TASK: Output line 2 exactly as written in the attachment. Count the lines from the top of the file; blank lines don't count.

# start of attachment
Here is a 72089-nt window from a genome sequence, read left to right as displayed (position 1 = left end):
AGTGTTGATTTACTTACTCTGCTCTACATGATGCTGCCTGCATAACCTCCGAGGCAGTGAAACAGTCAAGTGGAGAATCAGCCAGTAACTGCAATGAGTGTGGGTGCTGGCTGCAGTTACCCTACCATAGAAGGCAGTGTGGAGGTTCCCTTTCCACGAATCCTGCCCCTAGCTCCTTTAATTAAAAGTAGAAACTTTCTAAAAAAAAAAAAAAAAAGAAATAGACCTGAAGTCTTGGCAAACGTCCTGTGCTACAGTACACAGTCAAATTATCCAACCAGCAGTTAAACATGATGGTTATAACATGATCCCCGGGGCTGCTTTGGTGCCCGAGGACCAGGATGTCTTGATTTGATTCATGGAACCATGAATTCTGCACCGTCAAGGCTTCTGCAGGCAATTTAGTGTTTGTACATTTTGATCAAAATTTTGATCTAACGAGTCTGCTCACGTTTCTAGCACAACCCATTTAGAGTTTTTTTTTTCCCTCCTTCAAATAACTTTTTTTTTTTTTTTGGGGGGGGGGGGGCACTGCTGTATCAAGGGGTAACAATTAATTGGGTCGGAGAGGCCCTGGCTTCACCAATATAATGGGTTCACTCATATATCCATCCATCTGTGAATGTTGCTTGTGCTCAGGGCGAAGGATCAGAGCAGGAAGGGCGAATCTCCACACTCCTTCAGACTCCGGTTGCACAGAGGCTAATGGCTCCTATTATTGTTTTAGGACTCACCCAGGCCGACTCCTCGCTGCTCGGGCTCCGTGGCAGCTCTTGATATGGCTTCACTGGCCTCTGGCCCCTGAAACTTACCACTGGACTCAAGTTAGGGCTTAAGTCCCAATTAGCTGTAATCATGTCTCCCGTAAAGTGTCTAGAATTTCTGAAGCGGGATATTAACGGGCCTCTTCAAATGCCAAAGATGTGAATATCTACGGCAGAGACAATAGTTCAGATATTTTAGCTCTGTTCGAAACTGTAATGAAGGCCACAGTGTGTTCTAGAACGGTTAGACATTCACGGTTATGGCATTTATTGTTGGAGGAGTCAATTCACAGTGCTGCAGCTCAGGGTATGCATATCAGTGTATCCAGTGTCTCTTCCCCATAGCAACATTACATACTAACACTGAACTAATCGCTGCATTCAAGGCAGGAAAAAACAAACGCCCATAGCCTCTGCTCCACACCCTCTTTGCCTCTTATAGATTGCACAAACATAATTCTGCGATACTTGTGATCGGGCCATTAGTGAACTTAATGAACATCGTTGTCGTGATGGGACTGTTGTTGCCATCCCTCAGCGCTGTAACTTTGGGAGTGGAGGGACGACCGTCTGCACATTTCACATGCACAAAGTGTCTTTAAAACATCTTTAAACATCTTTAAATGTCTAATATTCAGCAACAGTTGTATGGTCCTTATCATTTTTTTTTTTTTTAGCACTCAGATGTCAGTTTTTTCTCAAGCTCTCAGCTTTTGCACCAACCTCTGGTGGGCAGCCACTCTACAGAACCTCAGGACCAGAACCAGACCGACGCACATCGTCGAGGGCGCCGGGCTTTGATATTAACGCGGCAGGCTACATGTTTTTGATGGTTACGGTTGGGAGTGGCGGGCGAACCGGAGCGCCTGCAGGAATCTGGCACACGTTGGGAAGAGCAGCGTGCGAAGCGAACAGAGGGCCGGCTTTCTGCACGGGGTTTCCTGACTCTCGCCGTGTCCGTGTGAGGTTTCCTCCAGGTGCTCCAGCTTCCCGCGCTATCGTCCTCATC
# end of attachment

AGTGTTGATTTACTTACTCTGCTCTACATGATGCTGCCTGCATAACCTCCGAGGCAGTGAAACAGTCAAGTGGAGAATCAGCCAGTAACTGCAATGAGTGTGGGTGCTGGCTGCAGTTACCCTACCATAGAAGGCAGTGTGGAGGTTCCCTTTCCACGAATCCTGCCCCTAGCTCCTTTAATTAAAAGTAGAAACTTTCTAAAAAAAAAAAAAAAAAGAAATAGACCTGAAGTCTTGGCAAACGTCCTGTGCTACAGTACACAGTCAAATTATCCAACCAGCAGTTAAACATGATGGTTATAACATGATCCCCGGGGCTGCTTTGGTGCCCGAGGACCAGGATGTCTTGATTTGATTCATGGAACCATGAATTCTGCACCGTCAAGGCTTCTGCAGGCAATTTAGTGTTTGTACATTTTGATCAAAATTTTGATCTAACGAGTCTGCTCACGTTTCTAGCACAACCCATTTAGAGTTTTTTTTTTCCCTCCTTCAAATAACTTTTTTTTTTTTTTTGGGGGGGGGGGGGCACTGCTGTATCAAGGGGTAACAATTAATTGGGTCGGAGAGGCCCTGGCTTCACCAATATAATGGGTTCACTCATATATCCATCCATCTGTGAATGTTGCTTGTGCTCAGGGCGAAGGATCAGAGCAGGAAGGGCGAATCTCCACACTCCTTCAGACTCCGGTTGCACAGAGGCTAATGGCTCCTATTATTGTTTTAGGACTCACCCAGGCCGACTCCTCGCTGCTCGGGCTCCGTGGCAGCTCTTGATATGGCTTCACTGGCCTCTGGCCCCTGAAACTTACCACTGGACTCAAGTTAGGGCTTAAGTCCCAATTAGCTGTAATCATGTCTCCCGTAAAGTGTCTAGAATTTCTGAAGCGGGATATTAACGGGCCTCTTCAAATGCCAAAGATGTGAATATCTACGGCAGAGACAATAGTTCAGATATTTTAGCTCTGTTCGAAACTGTAATGAAGGCCACAGTGTGTTCTAGAACGGTTAGACATTCACGGTTATGGCATTTATTGTTGGAGGAGTCAATTCACAGTGCTGCAGCTCAGGGTATGCATATCAGTGTATCCAGTGTCTCTTCCCCATAGCAACATTACATACTAACACTGAACTAATCGCTGCATTCAAGGCAGGAAAAAACAAACGCCCATAGCCTCTGCTCCACACCCTCTTTGCCTCTTATAGATTGCACAAACATAATTCTGCGATACTTGTGATCGGGCCATTAGTGAACTTAATGAACATCGTTGTCGTGATGGGACTGTTGTTGCCATCCCTCAGCGCTGTAACTTTGGGAGTGGAGGGACGACCGTCTGCACATTTCACATGCACAAAGTGTCTTTAAAACATCTTTAAACATCTTTAAATGTCTAATATTCAGCAACAGTTGTATGGTCCTTATCATTTTTTTTTTTTTTAGCACTCAGATGTCAGTTTTTTCTCAAGCTCTCAGCTTTTGCACCAACCTCTGGTGGGCAGCCACTCTACAGAACCTCAGGACCAGAACCAGACCGACGCACATCGTCGAGGGCGCCGGGCTTTGATATTAACGCGGCAGGCTACATGTTTTTGATGGTTACGGTTGGGAGTGGCGGGCGAACCGGAGCGCCTGCAGGAATCTGGCACACGTTGGGAAGAGCAGCGTGCGAAGCGAACAGAGGGCCGGCTTTCTGCACGGGGTTTCCTGACTCTCGCCGTGTCCGTGTGAGGTTTCCTCCAGGTGCTCCAGCTTCCCGCGCTATCGTCCTCATC